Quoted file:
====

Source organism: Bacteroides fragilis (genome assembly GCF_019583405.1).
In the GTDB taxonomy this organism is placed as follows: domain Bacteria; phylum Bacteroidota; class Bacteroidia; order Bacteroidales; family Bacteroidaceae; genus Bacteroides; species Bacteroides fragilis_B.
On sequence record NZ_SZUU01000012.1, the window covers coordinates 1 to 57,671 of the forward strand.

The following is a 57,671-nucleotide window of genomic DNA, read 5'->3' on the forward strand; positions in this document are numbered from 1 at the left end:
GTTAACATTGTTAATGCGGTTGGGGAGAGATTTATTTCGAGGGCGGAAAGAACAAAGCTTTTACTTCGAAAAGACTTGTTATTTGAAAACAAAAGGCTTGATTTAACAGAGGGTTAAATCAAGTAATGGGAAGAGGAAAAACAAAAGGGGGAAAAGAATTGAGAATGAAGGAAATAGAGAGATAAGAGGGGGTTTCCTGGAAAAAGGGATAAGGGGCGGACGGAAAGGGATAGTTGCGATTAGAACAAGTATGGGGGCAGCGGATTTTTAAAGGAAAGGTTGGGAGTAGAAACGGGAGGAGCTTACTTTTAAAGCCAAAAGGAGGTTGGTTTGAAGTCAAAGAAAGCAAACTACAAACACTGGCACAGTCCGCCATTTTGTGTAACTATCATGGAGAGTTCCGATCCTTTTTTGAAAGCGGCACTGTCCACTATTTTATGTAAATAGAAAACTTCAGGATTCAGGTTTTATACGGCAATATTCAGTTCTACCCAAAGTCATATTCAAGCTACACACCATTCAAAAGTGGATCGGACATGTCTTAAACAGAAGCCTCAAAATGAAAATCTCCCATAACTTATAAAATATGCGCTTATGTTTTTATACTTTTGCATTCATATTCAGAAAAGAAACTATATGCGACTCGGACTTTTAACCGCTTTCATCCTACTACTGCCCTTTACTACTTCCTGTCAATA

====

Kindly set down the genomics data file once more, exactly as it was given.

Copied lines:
Source organism: Bacteroides fragilis (genome assembly GCF_019583405.1).
In the GTDB taxonomy this organism is placed as follows: domain Bacteria; phylum Bacteroidota; class Bacteroidia; order Bacteroidales; family Bacteroidaceae; genus Bacteroides; species Bacteroides fragilis_B.
On sequence record NZ_SZUU01000012.1, the window covers coordinates 1 to 57,671 of the forward strand.

The following is a 57,671-nucleotide window of genomic DNA, read 5'->3' on the forward strand; positions in this document are numbered from 1 at the left end:
GTTAACATTGTTAATGCGGTTGGGGAGAGATTTATTTCGAGGGCGGAAAGAACAAAGCTTTTACTTCGAAAAGACTTGTTATTTGAAAACAAAAGGCTTGATTTAACAGAGGGTTAAATCAAGTAATGGGAAGAGGAAAAACAAAAGGGGGAAAAGAATTGAGAATGAAGGAAATAGAGAGATAAGAGGGGGTTTCCTGGAAAAAGGGATAAGGGGCGGACGGAAAGGGATAGTTGCGATTAGAACAAGTATGGGGGCAGCGGATTTTTAAAGGAAAGGTTGGGAGTAGAAACGGGAGGAGCTTACTTTTAAAGCCAAAAGGAGGTTGGTTTGAAGTCAAAGAAAGCAAACTACAAACACTGGCACAGTCCGCCATTTTGTGTAACTATCATGGAGAGTTCCGATCCTTTTTTGAAAGCGGCACTGTCCACTATTTTATGTAAATAGAAAACTTCAGGATTCAGGTTTTATACGGCAATATTCAGTTCTACCCAAAGTCATATTCAAGCTACACACCATTCAAAAGTGGATCGGACATGTCTTAAACAGAAGCCTCAAAATGAAAATCTCCCATAACTTATAAAATATGCGCTTATGTTTTTATACTTTTGCATTCATATTCAGAAAAGAAACTATATGCGACTCGGACTTTTAACCGCTTTCATCCTACTACTGCCCTTTACTACTTCCTGTCAATA